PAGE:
Volume 642, October 2020
|Number of page(s)||8|
|Section||Letters to the Editor|
|Published online||02 October 2020|
Letter to the Editor
Direct confirmation of the radial-velocity planet β Pictoris c
Institute of Astronomy, University of Cambridge, Madingley Road, Cambridge CB3 0HA, UK
2 Kavli Institute for Cosmology, University of Cambridge, Madingley Road, Cambridge CB3 0HA, UK
3 LESIA, Observatoire de Paris, Université PSL, CNRS, Sorbonne Université, Université de Paris, 5 Place Jules Janssen, 92195 Meudon, France
4 Université Grenoble Alpes, CNRS, IPAG, 38000 Grenoble, France
5 Max Planck Institute for Extraterrestrial Physics, Giessenbachstraße 1, 85748 Garching, Germany
6 Max Planck Institute for Astronomy, Königstuhl 17, 69117 Heidelberg, Germany
7 European Southern Observatory, Karl-Schwarzschild-Straße 2, 85748 Garching, Germany
8 European Southern Observatory, Casilla, 19001 Santiago 19, Chile
9 Aix Marseille Univ, CNRS, CNES, LAM, Marseille, France
10 Department of Astronomy, California Institute of Technology, Pasadena, CA 91125, USA
11 Space Telescope Science Institute, Baltimore, MD 21218, USA
12 Astronomy Department, University of Michigan, Ann Arbor, MI 48109, USA
13 School of Physics and Astronomy, Monash University, Clayton, Melbourne, VIC 3800, Australia
14 Center for Astrophysics and Planetary Science, Department of Astronomy, Cornell University, Ithaca, NY 14853, USA
15 Institute of Physics, University of Cologne, Zülpicher Straße 77, 50937 Cologne, Germany
16 Universidade de Lisboa – Faculdade de Ciências, Campo Grande, 1749-016 Lisboa, Portugal
17 CENTRA – Centro de Astrofísica e Gravitação, IST, Universidade de Lisboa, 1049-001 Lisboa, Portugal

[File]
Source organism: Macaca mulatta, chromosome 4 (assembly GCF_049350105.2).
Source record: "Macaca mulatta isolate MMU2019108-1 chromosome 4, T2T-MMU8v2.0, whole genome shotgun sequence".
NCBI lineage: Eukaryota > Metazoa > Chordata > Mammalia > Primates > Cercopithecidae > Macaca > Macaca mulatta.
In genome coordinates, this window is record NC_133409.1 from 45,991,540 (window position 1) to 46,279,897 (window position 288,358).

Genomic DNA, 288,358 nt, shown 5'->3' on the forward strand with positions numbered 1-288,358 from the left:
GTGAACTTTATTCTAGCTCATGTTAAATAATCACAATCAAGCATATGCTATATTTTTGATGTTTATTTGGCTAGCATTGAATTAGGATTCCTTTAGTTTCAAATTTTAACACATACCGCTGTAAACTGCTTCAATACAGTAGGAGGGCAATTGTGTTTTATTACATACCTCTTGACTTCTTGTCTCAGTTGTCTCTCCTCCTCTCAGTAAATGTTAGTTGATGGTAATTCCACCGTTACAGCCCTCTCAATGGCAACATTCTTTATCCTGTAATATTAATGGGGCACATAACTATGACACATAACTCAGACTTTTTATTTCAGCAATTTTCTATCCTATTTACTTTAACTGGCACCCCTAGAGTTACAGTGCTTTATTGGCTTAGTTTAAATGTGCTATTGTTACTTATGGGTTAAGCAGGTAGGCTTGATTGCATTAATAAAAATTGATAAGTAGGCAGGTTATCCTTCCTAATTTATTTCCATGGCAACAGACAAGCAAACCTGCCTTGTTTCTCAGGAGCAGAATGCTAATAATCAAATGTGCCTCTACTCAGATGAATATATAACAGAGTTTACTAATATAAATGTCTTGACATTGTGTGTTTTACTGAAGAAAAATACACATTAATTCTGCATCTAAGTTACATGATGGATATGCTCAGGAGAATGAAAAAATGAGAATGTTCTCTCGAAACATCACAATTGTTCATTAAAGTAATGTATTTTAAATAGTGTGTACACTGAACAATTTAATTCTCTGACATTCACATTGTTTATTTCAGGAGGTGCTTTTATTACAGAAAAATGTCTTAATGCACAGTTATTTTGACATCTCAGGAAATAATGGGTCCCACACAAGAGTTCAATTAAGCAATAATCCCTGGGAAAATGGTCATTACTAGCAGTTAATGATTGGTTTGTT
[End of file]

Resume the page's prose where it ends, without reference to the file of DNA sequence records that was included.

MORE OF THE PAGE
18 Leiden Observatory, Leiden University, PO Box 9513, 2300 RA Leiden, The Netherlands
19 School of Physics, University College Dublin, Belfield, Dublin 4, Ireland
20 Pasadena City College, Pasadena, CA 91106, USA
21 Max Planck Institute for Radio Astronomy, Auf dem Hügel 69, 53121 Bonn, Germany
22 STAR Institute/Université de Liège, Liège, Belgium
23 Center for Astrophysics | Harvard & Smithsonian, Cambridge, MA 02138, USA
24 Pixyl, 5 Av. du Grand Sablon, 38700 La Tronche, France
25 Research School of Astronomy & Astrophysics, Australian National University, Canberra, ACT 2611, Australia
26 University of Exeter, Physics Building, Stocker Road, Exeter EX4 4QL, UK
27 Institute for Particle Physics and Astrophysics, ETH Zurich, Wolfgang-Pauli-Strasse 27, 8093 Zurich, Switzerland
28 Universidade do Porto, Faculdade de Engenharia, Rua Dr. Roberto Frias, 4200-465 Porto, Portugal
29 Five College Astronomy Department, Amherst College, Amherst, MA 01002, USA
Accepted: 26 August 2020
Context. Methods used to detect giant exoplanets can be broadly divided into two categories: indirect and direct. Indirect methods are more sensitive to planets with a small orbital period, whereas direct detection is more sensitive to planets orbiting at a large distance from their host star. This dichotomy makes it difficult to combine the two techniques on a single target at once.
Aims. Simultaneous measurements made by direct and indirect techniques offer the possibility of determining the mass and luminosity of planets and a method of testing formation models. Here, we aim to show how long-baseline interferometric observations guided by radial-velocity can be used in such a way.
Methods. We observed the recently-discovered giant planet β Pictoris c with GRAVITY, mounted on the Very Large Telescope Interferometer.
Results. This study constitutes the first direct confirmation of a planet discovered through radial velocity. We find that the planet has a temperature of T = 1250 ± 50 K and a dynamical mass of M = 8.2 ± 0.8 MJup. At 18.5 ± 2.5 Myr, this puts β Pic c close to a ‘hot start’ track, which is usually associated with formation via disk instability. Conversely, the planet orbits at a distance of 2.7 au, which is too close for disk instability to occur. The low apparent magnitude (MK = 14.3 ± 0.1) favours a core accretion scenario.
Conclusions. We suggest that this apparent contradiction is a sign of hot core accretion, for example, due to the mass of the planetary core or the existence of a high-temperature accretion shock during formation.
Key words: planets and satellites: detection / planets and satellites: formation / techniques: interferometric
© ESO 2020
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